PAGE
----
Austin Revolution Film Festival Banned Me After I Requested Laurels that Do Not Feature Guns
The Daily Texan ran an article written by Noah Levine about me getting banned from the Austin Revolution Film Festival after I asked, “Do you have any laurels that don’t have guns on them?”
Published on September 30, 2018 at 11:37 pm
BY NOAH LEVINE
Every film student looks forward to the day a festival recognizes their work. For UT radio-television-film alumnus Scott Cobb, this dream became a reality, and then quickly became a nightmare.
In June 2018, Cobb’s script entitled “Overwood” was selected as a semi-finalist by the Austin Revolution Film Festival. While Cobb was honored by the award, there was one glaring problem with the festival’s imagery — its focus on guns. The repercussions of his story have struck a chord with current radio-television-film students who one day hope to embrace Austin’s robust selection of film festivals.
Included in the festival’s email were laurels meant to showcase the achievement of the writers, but instead, Cobb said he felt they glorified gun culture.
Not wanting to associate his project with such violent images, Cobb said he asked the festival via email if they offered alternate laurels that did not feature weaponry. They responded, telling Cobb he was welcome to create alternate laurels.
In an email to festival representatives, Scott agreed to consider designing his own laurels but explained his criticism, stating that the laurels were insensitive and out of touch with the modern political climate. As a result, the ARFF revoked Scott’s award, stripping the script of its semi-finalist position.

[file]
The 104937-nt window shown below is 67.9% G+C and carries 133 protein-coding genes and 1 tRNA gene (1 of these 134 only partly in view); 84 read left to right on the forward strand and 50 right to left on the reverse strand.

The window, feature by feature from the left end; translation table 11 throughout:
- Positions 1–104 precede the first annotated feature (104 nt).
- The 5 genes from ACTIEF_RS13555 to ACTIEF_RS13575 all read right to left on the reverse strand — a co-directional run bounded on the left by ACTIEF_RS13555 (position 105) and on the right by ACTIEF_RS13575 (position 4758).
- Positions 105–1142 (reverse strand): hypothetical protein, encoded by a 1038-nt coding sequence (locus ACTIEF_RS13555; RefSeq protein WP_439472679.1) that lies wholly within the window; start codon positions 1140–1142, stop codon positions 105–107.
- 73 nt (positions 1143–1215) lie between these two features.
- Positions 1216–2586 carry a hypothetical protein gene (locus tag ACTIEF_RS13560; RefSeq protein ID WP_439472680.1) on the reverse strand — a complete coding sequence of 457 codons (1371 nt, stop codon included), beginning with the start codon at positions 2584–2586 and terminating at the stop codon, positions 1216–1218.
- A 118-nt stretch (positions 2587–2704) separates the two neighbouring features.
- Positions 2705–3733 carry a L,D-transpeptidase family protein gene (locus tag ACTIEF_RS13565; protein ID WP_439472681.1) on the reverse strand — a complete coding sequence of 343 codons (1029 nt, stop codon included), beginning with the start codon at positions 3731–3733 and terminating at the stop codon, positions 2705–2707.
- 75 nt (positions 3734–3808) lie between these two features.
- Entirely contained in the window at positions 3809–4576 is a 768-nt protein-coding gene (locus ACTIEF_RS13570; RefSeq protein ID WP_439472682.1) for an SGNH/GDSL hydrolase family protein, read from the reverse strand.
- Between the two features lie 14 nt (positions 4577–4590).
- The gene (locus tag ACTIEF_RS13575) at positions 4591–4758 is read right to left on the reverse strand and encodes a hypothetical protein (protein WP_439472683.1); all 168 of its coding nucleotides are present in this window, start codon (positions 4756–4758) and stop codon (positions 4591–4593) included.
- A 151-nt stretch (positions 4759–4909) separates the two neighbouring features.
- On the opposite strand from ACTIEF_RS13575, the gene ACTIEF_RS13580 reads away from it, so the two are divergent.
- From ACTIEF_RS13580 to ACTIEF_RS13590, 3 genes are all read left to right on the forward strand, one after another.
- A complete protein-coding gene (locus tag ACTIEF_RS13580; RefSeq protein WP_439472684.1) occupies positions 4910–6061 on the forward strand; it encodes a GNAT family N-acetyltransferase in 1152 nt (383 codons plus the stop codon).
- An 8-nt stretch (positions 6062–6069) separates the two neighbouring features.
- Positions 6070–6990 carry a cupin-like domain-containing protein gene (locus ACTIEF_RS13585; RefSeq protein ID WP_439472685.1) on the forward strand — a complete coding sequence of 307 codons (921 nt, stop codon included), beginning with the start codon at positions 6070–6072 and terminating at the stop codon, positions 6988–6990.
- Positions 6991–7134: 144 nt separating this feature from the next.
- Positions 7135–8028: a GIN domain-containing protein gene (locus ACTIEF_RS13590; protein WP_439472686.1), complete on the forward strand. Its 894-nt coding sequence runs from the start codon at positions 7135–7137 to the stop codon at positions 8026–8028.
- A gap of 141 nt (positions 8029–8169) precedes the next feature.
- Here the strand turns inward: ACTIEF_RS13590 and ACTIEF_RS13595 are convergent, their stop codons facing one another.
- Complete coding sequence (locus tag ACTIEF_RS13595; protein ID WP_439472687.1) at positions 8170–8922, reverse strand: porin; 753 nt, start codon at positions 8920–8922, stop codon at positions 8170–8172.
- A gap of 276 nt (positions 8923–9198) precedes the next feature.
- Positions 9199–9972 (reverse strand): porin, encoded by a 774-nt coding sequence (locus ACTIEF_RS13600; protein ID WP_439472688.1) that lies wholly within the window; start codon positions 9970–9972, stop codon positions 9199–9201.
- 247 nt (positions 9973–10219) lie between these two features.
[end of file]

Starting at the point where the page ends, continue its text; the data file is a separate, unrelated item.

Cobb said his wariness of gun-related imagery comes from his story as a survivor of armed robbery at a McDonald’s in Houston in the 1990s.
“Two people came in, showed us their guns, hit me in the face with the butt of one, and ordered us into the kitchen,” Cobb said. “I was told to lie down and a long gun was stuck hard in my back.”
Cobb compares his treatment by the festival to mid-1900s Hollywood, when unfair rules and blacklists banned filmmakers with controversial or outspoken opinions from participating in the industry.
Founder and editor of “MovieMaker Magazine” fsTimothy Rhys said it is unfortunate the parties involved were unable to work through the issue respectfully.
“I can appreciate the festival’s unwillingness to change its imagery or allow any usage of alternate imagery,” Rhys said. “I can understand Scott’s point, as well, and don’t think he should have been disinvited.”
The festival is also a part of the Film Festival Alliance, which prides itself in strengthening “the film festival industry and advocates for a sustainable and inclusive environment for film festivals and the people who run them,” according to its website.
Despite sparking conflict by speaking up, Cobb is trying to find his way in the film industry by continuing to share his work with festivals. Cobb said he believes unjustifiable retractions of recognition due to an artist’s personal or political views represents a major roadblock in the way of aspiring artists like himself.
“(A film festival) harms the entire filmmaking community by silencing people at a time in history when filmmakers should be encouraged to speak out and not feel intimidated into remaining silent,” Cobb said.